XENIA — Community members provided mixed input to county officials Tuesday at sessions about the possible establishment of a land bank for Greene County.
While some praised the idea, which county officials have previously classified as a way to address blighted properties in Greene County, others criticized the plan, classifying it as “more bureaucracy.”
The land bank would act as a “pass through” entity that could acquire properties that were at least two years tax delinquent, clear them of those back taxes and turn the property over to a previously identified end user, according to Greene County Administrator Brandon Huddleson.
“We have a lot of properties within the county that the free market has not been able to rectify,” he said in a previous interview with this newspaper. “We have properties that are tax delinquent, and the amount of taxes due on the property doesn’t make it feasible for a developer to acquire the property, pay the back taxes, renovate or demolish and rebuild on the property.”
Xenia City Planner Brian Forschner spoke in favor of the idea Tuesday on behalf of city staff, saying that the land bank would cost “very little” and could result in a financial gain to local communities in the long term by reducing tax delinquency and increasing property values.
“The current system is simply not working,” he said. “No private party wants these properties due to back taxes and clouded titles. Many of their owners cannot even be reached. These properties will continue to sit and be a drain on resources for all levels of government, as well as the value and quality of life for surrounding neighborhoods, if we continue on our current path.”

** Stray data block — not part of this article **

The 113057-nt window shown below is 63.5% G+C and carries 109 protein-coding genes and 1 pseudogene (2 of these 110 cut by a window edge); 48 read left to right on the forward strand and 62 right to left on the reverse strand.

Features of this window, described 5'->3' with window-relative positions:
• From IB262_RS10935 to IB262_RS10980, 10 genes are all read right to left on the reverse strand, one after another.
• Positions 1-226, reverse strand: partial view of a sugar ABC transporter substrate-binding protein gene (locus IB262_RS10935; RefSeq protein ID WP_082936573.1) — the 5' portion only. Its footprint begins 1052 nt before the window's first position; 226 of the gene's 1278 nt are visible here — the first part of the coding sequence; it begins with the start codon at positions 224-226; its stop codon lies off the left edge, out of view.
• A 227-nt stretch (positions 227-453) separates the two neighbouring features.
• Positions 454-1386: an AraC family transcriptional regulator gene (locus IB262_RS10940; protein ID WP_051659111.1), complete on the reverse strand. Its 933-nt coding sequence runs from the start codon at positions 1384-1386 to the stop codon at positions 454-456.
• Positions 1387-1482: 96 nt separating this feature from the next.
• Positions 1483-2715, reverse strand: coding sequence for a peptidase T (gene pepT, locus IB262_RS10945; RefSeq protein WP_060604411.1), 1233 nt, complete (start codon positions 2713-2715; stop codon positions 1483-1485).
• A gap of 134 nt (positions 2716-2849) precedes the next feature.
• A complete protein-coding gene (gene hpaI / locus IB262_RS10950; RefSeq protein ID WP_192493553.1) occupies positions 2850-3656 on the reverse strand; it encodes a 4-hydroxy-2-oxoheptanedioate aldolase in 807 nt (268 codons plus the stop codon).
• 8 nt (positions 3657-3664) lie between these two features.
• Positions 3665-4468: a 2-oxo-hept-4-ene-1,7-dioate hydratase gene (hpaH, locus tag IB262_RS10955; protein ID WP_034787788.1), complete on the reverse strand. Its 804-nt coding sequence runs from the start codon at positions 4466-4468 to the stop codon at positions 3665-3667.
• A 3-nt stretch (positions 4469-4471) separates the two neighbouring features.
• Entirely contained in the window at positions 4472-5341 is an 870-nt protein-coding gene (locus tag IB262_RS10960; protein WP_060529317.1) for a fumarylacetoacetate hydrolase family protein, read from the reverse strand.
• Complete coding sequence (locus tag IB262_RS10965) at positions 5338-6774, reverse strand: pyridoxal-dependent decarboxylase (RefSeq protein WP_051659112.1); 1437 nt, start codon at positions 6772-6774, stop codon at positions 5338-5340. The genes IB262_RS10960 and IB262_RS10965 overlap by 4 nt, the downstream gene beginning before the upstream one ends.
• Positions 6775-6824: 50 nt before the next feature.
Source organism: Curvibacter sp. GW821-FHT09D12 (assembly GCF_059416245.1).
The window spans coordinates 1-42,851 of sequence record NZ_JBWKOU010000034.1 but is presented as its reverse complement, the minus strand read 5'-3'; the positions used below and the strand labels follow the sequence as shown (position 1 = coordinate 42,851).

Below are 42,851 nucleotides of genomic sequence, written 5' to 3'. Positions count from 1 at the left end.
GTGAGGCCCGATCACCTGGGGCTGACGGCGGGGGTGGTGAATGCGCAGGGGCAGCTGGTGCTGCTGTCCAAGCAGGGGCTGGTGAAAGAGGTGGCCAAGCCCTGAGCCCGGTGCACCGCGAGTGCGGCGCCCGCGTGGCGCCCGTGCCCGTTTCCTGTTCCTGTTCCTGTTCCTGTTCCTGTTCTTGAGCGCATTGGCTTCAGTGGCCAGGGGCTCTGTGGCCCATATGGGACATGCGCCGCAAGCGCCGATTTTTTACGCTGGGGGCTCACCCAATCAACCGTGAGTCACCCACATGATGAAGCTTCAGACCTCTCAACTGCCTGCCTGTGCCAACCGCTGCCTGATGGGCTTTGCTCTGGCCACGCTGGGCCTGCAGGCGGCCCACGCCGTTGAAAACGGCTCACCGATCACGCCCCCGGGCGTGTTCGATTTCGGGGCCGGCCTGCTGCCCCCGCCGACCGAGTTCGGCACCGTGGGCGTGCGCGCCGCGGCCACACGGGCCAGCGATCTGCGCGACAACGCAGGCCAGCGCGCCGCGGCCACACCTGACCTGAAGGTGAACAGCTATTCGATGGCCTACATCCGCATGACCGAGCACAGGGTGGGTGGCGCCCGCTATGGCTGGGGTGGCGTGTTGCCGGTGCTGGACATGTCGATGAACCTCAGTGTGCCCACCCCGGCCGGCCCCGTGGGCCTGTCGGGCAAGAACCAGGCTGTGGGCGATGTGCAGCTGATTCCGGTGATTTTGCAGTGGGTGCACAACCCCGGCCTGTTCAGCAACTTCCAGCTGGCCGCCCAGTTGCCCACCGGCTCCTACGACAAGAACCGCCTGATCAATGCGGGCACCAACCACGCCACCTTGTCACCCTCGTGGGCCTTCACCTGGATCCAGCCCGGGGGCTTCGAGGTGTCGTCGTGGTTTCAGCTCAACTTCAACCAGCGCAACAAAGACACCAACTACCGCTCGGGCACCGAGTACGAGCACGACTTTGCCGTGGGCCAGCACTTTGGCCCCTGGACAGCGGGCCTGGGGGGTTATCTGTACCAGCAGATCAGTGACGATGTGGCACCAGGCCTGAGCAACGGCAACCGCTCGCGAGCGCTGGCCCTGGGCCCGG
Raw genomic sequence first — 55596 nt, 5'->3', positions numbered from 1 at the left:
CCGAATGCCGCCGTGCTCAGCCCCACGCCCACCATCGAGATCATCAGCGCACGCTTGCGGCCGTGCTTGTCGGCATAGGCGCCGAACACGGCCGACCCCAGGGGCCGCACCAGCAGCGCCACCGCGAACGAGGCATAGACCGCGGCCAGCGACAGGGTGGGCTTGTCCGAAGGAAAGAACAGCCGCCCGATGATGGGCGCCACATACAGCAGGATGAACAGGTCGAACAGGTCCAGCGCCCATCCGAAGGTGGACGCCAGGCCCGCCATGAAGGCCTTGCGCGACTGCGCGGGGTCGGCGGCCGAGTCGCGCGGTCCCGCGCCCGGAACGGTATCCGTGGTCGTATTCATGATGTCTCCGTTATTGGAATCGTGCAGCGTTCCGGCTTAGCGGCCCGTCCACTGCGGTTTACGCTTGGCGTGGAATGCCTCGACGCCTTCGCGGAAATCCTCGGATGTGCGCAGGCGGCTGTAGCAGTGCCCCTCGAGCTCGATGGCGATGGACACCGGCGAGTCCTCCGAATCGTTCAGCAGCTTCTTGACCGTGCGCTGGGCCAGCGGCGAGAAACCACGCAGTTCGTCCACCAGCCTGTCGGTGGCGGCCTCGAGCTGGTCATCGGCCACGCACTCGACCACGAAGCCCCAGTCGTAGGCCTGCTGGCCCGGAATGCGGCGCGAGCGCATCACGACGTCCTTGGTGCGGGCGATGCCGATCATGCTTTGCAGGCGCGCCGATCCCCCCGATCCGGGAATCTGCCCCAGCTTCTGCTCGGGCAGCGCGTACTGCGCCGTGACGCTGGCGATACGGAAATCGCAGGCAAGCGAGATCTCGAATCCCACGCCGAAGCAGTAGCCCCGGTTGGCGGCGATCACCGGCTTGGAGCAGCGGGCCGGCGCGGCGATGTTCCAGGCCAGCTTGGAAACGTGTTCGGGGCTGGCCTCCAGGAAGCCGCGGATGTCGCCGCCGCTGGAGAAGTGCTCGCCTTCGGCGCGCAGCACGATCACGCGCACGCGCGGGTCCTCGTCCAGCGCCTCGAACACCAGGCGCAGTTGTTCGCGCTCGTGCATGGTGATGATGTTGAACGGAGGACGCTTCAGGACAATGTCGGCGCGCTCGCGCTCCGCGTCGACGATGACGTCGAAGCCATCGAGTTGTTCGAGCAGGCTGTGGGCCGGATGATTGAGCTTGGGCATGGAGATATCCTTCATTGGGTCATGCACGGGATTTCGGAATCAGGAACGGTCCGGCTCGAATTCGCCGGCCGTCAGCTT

Fairborn city representative Missy Frost also praised the idea, saying that the process would create redevelopment opportunities, “which ultimately will lead to a strong Greene County for all residents,” she said.
Some who spoke at the meeting, including Greene County resident Christ Georgakas, classified the land bank as “another level of bureaucracy.”
“They say, ‘Well, it’s not going to cost. It’s going to save money,’” he said. “I can’t remember any government program that was going to save money. That’s ridiculous.”
Xenia resident and real estate investor Diana Steen, opposed the idea, calling land banks a “political remedy to a problem and set of conditions caused by prior political decisions.”
Yellow Springs resident Marlene Johnson joined the voices in opposition: “The housing bubble is over, building is at a peak right now in the county and the prices are stabilizing, if not going up,” she said. “This problem is no longer in existence.”
Under draft legislation for the corporation, a project committee, made up of the county commissioners, the county treasurer, as well as representatives from the cities of Beavercreek, Fairborn and Xenia, in addition to one township representative and one representative from the balance of the political subdivisions in the county, would have the full authority to take action on the projects brought to the land bank.
Draft legislation for the corporation limits the number of properties the land bank could own to six per municipality and 20 on the aggregate.
The draft legislation for the corporation also contains a sunset provision, which would terminate the land bank after five years unless the Greene County Board of Commissioners voted to extend its life.
Reach Nathan Pilling at 937-502-4498 or on Twitter @XDGNatePilling.